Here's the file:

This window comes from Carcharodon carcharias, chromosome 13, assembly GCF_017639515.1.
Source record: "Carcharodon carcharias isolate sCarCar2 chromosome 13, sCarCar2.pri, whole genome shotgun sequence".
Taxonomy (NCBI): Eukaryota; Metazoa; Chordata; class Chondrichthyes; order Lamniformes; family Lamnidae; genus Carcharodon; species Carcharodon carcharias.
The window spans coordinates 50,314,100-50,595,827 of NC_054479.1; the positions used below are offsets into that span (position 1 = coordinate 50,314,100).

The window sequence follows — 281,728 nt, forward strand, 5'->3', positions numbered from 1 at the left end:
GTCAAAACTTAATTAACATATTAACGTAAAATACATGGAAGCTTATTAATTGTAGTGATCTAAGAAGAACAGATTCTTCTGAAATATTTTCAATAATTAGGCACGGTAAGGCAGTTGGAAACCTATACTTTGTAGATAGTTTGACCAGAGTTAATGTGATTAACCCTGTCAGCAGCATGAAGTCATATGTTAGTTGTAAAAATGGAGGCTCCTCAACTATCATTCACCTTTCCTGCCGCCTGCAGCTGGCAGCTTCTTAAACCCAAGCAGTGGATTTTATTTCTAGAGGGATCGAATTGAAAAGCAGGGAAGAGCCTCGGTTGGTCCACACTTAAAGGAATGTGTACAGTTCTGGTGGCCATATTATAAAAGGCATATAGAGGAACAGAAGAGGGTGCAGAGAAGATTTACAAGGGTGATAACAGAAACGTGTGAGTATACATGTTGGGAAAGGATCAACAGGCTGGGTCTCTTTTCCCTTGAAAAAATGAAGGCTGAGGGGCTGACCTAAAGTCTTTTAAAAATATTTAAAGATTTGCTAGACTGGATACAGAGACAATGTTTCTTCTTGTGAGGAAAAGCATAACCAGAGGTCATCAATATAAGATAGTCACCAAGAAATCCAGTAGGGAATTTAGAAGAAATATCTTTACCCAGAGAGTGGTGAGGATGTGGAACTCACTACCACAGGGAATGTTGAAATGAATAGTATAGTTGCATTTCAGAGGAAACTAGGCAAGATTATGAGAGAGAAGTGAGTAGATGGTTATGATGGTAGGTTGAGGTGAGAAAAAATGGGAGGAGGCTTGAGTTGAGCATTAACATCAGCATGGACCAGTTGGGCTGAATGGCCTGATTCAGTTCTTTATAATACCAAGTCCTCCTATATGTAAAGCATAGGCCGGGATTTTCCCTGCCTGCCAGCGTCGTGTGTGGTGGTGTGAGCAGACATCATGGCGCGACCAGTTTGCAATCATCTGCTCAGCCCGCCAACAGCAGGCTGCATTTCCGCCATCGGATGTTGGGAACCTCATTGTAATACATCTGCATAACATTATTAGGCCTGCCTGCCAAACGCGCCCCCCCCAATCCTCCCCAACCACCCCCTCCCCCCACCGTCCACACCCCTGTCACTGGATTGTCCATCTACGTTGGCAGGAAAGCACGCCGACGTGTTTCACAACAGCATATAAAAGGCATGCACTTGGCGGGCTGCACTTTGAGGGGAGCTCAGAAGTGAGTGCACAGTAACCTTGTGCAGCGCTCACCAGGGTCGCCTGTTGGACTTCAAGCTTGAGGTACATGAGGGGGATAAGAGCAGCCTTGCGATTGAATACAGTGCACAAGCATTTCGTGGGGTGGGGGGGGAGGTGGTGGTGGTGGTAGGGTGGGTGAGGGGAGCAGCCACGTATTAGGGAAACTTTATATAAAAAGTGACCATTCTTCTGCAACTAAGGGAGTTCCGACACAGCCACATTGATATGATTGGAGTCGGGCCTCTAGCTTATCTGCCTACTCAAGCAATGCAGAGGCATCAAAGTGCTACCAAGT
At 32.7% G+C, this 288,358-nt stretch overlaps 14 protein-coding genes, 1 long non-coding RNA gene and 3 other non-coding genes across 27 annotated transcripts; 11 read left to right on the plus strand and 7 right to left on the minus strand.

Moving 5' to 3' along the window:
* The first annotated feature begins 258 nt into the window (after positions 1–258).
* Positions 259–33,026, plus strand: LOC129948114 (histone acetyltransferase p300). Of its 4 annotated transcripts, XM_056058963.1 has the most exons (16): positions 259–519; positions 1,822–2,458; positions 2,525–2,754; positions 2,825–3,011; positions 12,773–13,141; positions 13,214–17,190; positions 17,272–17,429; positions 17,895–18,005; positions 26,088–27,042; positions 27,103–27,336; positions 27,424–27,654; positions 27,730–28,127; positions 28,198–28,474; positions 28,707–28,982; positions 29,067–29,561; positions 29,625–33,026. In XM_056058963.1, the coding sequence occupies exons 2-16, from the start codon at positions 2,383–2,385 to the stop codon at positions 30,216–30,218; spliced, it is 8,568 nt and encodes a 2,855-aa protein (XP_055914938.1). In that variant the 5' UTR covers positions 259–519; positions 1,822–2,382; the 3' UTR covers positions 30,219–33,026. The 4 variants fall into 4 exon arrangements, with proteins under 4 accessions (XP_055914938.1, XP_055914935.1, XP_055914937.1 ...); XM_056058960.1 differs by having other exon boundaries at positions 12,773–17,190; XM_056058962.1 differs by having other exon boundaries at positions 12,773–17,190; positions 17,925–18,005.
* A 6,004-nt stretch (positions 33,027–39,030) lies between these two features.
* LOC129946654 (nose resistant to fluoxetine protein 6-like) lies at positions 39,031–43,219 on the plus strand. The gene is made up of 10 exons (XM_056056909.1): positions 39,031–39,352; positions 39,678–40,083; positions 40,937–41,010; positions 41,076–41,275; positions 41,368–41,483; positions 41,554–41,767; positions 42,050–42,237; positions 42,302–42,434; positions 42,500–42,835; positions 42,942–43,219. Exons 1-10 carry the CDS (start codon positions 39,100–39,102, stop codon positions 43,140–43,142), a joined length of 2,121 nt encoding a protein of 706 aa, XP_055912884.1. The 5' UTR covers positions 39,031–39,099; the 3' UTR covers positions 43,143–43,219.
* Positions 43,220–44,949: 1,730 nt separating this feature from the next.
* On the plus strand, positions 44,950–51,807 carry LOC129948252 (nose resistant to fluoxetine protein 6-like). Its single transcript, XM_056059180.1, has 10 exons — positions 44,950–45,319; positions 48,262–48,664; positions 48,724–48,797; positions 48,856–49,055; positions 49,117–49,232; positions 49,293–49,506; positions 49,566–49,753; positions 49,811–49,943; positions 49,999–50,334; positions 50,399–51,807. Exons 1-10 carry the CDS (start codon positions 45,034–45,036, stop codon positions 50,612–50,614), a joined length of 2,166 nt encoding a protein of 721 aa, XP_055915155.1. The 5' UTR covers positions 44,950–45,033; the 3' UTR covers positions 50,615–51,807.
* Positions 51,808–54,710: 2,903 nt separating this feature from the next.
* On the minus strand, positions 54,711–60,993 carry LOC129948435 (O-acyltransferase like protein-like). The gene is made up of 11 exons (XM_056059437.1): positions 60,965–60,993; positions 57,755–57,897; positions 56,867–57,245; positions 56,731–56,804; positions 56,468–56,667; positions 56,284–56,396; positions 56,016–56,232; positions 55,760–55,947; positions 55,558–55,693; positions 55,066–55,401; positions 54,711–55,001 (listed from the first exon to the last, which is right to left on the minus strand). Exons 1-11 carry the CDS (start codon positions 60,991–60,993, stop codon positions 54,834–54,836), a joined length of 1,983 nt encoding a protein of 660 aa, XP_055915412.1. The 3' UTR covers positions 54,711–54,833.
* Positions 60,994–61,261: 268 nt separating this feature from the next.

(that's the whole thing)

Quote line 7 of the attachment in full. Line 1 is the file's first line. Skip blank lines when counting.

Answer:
At 32.7% G+C, this 288,358-nt stretch overlaps 14 protein-coding genes, 1 long non-coding RNA gene and 3 other non-coding genes across 27 annotated transcripts; 11 read left to right on the plus strand and 7 right to left on the minus strand.